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Censorship, Muted Media Coverage, and Public Speculation Follow Guangdong’s Deadly Meizhou-Dabu Expressway Collapse
Censorship, Muted Media Coverage, and Public Speculation Follow Guangdong’s Deadly Meizhou-Dabu Expressway Collapse

Censorship, Muted Media Coverage, and Public Speculation Follow Guangdong’s Deadly Meizhou-Dabu Expressway Collapse

Last week’s collapse of a stretch of the Meizhou-Dabu Expressway in Guangdong province, after a period of heavy rains and extreme weather, killed at least 48 motorists and injured 30. Despite the high number of casualties and intense public interest in the disaster, Chinese state- and commercial-media coverage has been muted, and a number of articles and social media posts on the topic have been deleted. 

In an initial report for The New York Times, Joy Dong and Keith Bradsher described the scene that followed the collapse of a 60-foot segment of the expressway, which passes through a mountainous rural region of Guangdong, in the early hours of May 1:

Photos released after the incident appeared to show that a landslide had begun under two lanes of an expressway that ran along the side of a hill. A wide, brown scar of mud ran down the side of the hill between bright green foliage, leaving a large gap in the expressway.

Vehicles lay jumbled at the base of the hill below the hole, blackened and still smoking from a fire that had burned vigorously during the night, drawing a large number of fire trucks to the area.

[…] A witness told the state news media that he had heard a loud bang and briefly struggled to retain control of his car. He then realized that the road had collapsed right behind him and cars following him had disappeared into the void. [Source

Alyssa Chen of South China Morning Post referenced a number of past local media reports about construction problems and collapses on the Meizhou-Dabu Expressway:

The Meizhou-Dabu highway, which opened on New Year’s Eve 2014, cost 6 billion yuan (US$828 million) to build. The project was beset by technical difficulties because of the mountainous and steep terrain.

Local media reported in 2015 that several tunnels on the highway had been affected by landslides and water penetrating during the construction period.

In April last year, two sections of the highway collapsed because of consistent rainfall, but nobody was hurt, according to local media reports at the time. The area that collapsed on Wednesday is around 44km (27 miles) from last year’s damaged site.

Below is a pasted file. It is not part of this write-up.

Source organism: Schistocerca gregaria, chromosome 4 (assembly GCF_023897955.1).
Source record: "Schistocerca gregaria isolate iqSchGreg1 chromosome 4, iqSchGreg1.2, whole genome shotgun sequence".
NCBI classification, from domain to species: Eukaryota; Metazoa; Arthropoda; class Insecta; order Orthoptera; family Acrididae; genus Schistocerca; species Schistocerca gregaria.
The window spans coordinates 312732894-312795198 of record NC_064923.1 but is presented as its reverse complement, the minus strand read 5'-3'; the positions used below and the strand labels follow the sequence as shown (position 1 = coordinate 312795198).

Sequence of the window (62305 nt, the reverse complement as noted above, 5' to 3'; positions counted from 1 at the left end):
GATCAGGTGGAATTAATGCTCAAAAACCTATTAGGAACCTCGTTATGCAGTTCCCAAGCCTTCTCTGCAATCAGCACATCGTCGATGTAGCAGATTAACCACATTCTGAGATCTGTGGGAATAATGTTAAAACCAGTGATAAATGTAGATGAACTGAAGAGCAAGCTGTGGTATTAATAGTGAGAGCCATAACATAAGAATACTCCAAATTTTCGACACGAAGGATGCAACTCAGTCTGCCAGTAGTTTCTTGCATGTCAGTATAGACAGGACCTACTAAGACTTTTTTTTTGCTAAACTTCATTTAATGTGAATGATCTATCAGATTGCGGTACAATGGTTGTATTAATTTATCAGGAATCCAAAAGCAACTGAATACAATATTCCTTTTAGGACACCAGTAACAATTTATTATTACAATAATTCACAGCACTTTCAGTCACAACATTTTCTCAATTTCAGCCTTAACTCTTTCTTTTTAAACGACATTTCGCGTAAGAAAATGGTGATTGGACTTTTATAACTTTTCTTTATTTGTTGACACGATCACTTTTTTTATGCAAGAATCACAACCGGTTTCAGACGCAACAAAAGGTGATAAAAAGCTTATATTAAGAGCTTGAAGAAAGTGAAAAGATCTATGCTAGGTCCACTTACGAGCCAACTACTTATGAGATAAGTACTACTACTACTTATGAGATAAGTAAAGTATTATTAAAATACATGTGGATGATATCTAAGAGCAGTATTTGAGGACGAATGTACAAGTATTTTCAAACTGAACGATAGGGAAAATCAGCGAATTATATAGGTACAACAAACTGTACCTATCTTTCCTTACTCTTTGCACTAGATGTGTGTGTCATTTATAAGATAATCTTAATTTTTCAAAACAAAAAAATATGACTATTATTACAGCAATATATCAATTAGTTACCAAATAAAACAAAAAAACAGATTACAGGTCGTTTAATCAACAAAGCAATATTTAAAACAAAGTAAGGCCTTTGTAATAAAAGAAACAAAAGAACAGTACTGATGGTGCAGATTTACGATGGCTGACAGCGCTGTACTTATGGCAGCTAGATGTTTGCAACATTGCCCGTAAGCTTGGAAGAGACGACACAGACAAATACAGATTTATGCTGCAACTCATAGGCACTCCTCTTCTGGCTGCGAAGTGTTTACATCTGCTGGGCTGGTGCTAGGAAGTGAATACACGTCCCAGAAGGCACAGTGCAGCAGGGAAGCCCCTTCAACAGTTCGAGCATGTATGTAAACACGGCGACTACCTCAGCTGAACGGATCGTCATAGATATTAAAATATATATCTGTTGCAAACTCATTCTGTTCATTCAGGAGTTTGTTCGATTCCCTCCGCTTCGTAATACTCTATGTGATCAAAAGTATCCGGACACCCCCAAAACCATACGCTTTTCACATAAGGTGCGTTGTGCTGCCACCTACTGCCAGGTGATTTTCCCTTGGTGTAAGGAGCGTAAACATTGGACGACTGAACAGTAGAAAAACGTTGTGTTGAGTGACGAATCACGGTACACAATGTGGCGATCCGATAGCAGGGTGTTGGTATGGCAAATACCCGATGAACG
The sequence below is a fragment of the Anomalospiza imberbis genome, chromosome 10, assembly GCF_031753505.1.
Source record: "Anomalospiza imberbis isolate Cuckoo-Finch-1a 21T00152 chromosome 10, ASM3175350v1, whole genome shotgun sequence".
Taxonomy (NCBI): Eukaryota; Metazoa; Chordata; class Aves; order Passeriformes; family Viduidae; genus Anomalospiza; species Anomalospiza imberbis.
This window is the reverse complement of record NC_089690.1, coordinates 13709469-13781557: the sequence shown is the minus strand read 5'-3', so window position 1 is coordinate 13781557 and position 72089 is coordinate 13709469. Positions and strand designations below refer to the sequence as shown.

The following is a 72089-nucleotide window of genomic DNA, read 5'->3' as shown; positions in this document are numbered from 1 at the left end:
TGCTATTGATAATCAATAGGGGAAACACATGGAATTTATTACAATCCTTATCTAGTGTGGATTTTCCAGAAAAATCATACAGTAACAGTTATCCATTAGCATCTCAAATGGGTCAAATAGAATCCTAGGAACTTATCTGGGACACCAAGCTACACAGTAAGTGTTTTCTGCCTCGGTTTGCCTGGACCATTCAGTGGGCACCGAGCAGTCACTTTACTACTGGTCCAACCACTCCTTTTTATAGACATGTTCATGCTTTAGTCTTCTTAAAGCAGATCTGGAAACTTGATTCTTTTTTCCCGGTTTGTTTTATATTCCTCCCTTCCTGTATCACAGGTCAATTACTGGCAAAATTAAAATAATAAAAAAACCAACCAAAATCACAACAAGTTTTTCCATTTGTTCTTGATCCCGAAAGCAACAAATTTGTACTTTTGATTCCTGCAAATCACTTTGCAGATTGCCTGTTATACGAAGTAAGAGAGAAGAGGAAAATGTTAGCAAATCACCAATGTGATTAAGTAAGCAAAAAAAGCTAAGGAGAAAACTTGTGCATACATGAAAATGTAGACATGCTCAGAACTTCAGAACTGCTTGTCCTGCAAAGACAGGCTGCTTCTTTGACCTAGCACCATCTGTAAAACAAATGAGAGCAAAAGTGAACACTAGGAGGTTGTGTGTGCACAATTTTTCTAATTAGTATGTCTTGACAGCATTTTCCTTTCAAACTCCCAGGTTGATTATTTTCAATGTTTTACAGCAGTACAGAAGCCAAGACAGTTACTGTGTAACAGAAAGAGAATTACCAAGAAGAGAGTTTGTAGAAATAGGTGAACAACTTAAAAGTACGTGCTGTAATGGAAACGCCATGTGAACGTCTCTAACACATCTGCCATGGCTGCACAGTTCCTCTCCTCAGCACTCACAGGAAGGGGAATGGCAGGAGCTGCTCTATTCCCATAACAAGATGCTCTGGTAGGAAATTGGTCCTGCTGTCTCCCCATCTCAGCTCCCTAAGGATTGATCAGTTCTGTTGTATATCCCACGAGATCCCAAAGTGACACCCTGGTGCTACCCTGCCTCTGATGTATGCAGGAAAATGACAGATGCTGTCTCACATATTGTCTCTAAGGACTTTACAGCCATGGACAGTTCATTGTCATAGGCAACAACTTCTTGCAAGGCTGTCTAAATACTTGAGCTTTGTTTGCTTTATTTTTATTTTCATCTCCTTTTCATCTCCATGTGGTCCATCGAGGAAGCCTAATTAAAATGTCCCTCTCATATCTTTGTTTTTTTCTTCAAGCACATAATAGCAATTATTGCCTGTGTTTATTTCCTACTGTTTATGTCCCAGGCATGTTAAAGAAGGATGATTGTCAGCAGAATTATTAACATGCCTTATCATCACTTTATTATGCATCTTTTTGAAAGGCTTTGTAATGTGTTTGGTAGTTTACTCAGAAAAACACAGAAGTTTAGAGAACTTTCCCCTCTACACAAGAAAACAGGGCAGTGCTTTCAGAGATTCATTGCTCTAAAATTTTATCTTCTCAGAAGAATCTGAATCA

According to Tianyancha, one of China’s biggest databases of corporate information, the highway’s management company has previously been the subject of lawsuits related to construction disputes, and subjected to court-enforced payments seven times amounting to nearly 17 million yuan. [Source]

The Associated Press noted that Vice-Premier Zhang Guoqing had been sent to the site to oversee recovery efforts, reflecting central government worries about managing public opinion and preventing a possible backlash over the high-fatality accident:

The dispatch of Zhang, who is also a member of one of the ruling Communist Party’s leading bodies, illustrates the concern over a possible public backlash over the disaster, the latest in a series of deadly infrastructure failures. References to the collapse, which left a huge gash in the side of a cliff over which the highway was built, largely disappeared from public media on Friday.

[…] One side of the four-lane highway in the city of Meizhou gave way about 2 a.m. on Wednesday after a month of heavy rains in Guangdong province.

Twenty-three vehicles plunged into a deep ravine, some bursting into flames and sending up thick clouds of smoke.

[…] No official word has been issued about any arrests or investigation into the collapse, which followed unusually intense weather, including hailstorms and an April 27 tornado that struck Guangdong’s capital of Guangzhou, killing five and injuring 33. [Source]

CDT Chinese editors have archived a number of articles exploring various aspects of the Meizhou-Dabu Expressway collapse, including the overall paucity of press coverage, the state-media focus on the actions of a few heroic individuals (as opposed to listing the victims, interviewing more eyewitnesses, or delving into the underlying causes of the accident), and the fact that social media content about the disastrous death toll appears to have been deliberately muted, overshadowed by news of a recent online “catfishing” scandal.

Soon after news of the expressway collapse became public, some netizens noted that official state-news agency Xinhua had stopped using the term “accident” (事故, shìgù) and begun using the term “disaster” (灾害, zāihài), implying that somehow the tragedy was unavoidable, and that no one bore ultimate responsibility. 

Two notable censorship incidents occurred on May 6, five days after the accident. The first was the deletion of a May 4 WeChat post from a man named Li Wuchen, whose brother and nephew survived the accident, but who lost three other family members. Li’s post began with a series of probing questions about why so many cars burst into flames, why the death toll was so high, and why the emergency response was so slow, after which he implored the Chinese government to investigate the whole incident thoroughly. His post also included a detailed first-person description of the accident from his brother. A separate post dated May 5 suggested that the authorities might have put some pressure on the family by suggesting that they were under the influence of “hostile foreign forces.” 

Also on May 6, an article from respected news outlet Sanlian Life Weekly was deleted from Life Weekly’s WeChat public account, just two hours after it was posted. The piece by journalists Peng Li, Tan Si, and Xia Jieyi—titled “The Meizhou-Dabu Expressway Collapse, and the Migrant Workers Who Never Reached Their Hometowns”—included background information about the expressway, a major transportation artery between Fujian and Guangdong; interviews with eyewitnesses and survivors; and profiles of some of those who died. Many of the casualties were migrant workers from the economically depressed former mining city of Longyan, in Fujian province, who had found jobs in electronics and machinery factories in Guangzhou or Shenzhen. Because they were not given weekends off, they had been driving through the night to return to their hometowns in time to celebrate the May 1 Labor Day national holiday with their families.